© 2014 by Joan Maureen Collins. Art at Black Mountain


 
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Break Free

 

 

 

 

Recently while walking through a Rothko retrospective with a friend in Houston,  she said, "Break Free!" I was so moved by the expression, I went back to look. "Did he name that one?" I'd observed that Rothko traditionally used numbers not titles for his large, multiform works. "No", she said and smiled. " I made the title up." 

 

This is the art experience! Blocks of translucent color evoking an alchemy of a souls code.  A form that speaks a title. A connection made in which we aren't even sure why we feel the way we do. We just feel. Canvases so large with layered color they evoke an urge to step into them.  As much a poet with words as color, Rothko expressed this sentiment describing his large works in the 1940's. 

 

These paintings by Rothko, it has been said, allowed the artist to be improvisational. The minute I read this I couldn't believe my eyes.  I'd just written a first draft of this email on improvisation and art.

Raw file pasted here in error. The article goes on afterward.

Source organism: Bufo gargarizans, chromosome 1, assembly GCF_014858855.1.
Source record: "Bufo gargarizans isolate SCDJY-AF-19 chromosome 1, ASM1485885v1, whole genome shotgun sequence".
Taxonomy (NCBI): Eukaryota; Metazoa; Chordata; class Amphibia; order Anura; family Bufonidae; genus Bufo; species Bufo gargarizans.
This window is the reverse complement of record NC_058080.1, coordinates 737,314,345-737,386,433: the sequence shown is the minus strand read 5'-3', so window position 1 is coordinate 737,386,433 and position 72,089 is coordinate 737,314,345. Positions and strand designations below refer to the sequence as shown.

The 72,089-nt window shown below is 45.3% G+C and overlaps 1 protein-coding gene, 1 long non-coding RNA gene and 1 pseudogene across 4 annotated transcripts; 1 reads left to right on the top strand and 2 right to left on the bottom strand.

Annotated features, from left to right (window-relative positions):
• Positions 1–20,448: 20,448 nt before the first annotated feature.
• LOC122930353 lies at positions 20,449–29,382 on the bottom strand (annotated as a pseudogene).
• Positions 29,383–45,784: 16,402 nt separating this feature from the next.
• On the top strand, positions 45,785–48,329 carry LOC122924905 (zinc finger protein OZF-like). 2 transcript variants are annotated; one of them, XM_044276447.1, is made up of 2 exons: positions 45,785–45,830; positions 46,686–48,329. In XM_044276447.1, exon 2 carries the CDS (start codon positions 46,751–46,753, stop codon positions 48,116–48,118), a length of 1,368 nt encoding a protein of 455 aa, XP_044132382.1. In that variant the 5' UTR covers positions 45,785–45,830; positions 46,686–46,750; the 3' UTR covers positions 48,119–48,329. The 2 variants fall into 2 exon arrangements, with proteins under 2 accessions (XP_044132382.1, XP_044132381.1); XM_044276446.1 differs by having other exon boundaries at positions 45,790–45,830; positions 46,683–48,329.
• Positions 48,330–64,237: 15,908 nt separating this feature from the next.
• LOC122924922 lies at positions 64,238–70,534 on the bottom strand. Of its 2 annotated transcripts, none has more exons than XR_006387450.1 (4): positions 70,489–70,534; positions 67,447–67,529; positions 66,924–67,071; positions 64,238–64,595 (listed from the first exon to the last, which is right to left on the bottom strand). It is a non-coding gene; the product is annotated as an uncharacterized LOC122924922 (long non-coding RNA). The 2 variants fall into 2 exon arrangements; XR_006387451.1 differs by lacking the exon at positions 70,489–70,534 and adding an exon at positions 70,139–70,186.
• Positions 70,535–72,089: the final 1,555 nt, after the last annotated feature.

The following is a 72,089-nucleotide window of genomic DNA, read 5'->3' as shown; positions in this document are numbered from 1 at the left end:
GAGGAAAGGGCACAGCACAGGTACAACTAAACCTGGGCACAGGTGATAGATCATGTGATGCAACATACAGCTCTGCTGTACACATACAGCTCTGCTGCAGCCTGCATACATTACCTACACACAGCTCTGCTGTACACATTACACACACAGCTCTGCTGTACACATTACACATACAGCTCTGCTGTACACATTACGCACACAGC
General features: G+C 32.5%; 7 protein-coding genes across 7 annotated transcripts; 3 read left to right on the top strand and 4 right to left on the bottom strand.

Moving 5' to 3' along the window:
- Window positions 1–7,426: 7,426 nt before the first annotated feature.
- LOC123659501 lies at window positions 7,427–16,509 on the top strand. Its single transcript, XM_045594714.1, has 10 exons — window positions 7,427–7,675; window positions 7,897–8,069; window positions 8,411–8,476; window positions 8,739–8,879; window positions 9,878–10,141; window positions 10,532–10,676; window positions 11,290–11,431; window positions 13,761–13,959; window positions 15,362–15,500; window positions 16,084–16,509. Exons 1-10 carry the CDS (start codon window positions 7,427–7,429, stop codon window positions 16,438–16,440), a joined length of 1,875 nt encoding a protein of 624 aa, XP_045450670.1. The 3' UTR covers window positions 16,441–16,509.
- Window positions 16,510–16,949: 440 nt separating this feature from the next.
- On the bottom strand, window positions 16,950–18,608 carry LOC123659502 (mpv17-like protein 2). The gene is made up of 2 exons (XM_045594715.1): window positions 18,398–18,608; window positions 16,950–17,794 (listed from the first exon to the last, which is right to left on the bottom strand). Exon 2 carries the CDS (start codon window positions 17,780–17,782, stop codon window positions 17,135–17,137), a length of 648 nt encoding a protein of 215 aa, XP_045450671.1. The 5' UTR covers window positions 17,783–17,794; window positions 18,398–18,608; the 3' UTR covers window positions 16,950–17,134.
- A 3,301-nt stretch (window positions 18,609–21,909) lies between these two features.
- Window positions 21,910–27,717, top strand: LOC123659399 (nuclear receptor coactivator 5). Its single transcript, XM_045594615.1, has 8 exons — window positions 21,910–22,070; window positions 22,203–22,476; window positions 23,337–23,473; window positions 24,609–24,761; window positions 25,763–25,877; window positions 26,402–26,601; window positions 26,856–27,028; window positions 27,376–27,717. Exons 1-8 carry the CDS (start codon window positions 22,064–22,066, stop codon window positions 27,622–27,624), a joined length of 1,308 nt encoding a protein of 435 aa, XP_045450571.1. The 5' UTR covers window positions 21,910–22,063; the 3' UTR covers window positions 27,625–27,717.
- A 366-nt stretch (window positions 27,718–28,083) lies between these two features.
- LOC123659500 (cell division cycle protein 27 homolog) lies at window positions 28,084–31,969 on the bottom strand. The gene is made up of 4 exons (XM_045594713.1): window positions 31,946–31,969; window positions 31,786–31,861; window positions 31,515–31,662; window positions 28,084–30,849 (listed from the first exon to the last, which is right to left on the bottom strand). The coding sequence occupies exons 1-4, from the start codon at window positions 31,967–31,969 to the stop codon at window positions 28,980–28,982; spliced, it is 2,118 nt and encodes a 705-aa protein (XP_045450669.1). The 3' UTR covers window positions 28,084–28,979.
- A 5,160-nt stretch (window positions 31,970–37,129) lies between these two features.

The origin of this stems from recently seeing majestic owls and hawks perched on top of industrial light posts. It's as if  they use the metal trees to their advantage, adapting to the imposed intervention of human construction.

 

 

This made me think about improvisation and how we use it in our lives, particularly in our creative lives. I think when making-do , despite the absence of resources, there's a transcendent creative moment.  I truly believe creativity is all about adapting.  It's the spills, slip of the brush, crack of the bisque in the kiln or the unplanned break with the chisel when our art expands its wings like those glorious birds. 

 

"Break free!", my friend said,

"Break free!" - Joan

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